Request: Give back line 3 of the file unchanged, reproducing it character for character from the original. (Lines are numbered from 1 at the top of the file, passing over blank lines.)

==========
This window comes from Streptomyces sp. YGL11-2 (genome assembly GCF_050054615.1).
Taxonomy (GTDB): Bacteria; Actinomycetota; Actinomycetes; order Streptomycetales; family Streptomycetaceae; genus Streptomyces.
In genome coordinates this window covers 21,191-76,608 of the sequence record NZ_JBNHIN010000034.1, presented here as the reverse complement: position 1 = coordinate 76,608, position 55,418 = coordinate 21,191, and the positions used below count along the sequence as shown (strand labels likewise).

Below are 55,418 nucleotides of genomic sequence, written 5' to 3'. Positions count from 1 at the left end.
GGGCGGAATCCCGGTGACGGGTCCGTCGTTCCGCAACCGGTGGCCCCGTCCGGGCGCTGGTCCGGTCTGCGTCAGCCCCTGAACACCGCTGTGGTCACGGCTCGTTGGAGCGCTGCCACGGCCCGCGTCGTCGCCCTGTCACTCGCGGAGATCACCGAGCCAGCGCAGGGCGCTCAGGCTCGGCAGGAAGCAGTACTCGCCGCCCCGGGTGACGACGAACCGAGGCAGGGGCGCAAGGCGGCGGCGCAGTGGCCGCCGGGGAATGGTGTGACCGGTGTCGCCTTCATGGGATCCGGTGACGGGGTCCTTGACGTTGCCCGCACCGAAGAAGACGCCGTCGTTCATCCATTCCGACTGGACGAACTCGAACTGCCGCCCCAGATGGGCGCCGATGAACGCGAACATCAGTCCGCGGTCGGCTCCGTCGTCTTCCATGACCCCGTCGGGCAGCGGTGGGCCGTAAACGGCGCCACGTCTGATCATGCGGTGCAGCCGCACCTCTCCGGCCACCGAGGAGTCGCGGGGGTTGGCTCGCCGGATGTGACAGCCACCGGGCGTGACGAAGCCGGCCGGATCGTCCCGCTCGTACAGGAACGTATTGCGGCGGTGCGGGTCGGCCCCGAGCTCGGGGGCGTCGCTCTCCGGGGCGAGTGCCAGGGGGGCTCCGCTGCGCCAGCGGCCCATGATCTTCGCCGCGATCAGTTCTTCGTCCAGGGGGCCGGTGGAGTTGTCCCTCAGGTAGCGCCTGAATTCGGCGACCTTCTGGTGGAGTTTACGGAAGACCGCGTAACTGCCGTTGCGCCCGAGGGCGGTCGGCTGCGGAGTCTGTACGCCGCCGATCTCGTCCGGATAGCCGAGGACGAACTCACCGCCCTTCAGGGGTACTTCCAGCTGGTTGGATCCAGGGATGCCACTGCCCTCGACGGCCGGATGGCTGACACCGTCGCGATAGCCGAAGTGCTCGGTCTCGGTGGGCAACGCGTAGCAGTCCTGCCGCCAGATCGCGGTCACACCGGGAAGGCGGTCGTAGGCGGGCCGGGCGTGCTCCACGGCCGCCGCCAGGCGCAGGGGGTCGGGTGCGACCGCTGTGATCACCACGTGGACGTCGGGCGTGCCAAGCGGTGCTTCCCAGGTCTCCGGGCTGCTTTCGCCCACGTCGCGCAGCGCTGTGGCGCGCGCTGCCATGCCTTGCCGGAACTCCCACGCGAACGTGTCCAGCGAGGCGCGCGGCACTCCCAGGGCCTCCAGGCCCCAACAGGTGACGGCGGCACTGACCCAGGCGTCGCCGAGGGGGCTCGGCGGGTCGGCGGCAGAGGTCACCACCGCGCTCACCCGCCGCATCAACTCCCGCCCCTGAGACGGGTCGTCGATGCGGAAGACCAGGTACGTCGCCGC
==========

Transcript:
In genome coordinates this window covers 21,191-76,608 of the sequence record NZ_JBNHIN010000034.1, presented here as the reverse complement: position 1 = coordinate 76,608, position 55,418 = coordinate 21,191, and the positions used below count along the sequence as shown (strand labels likewise).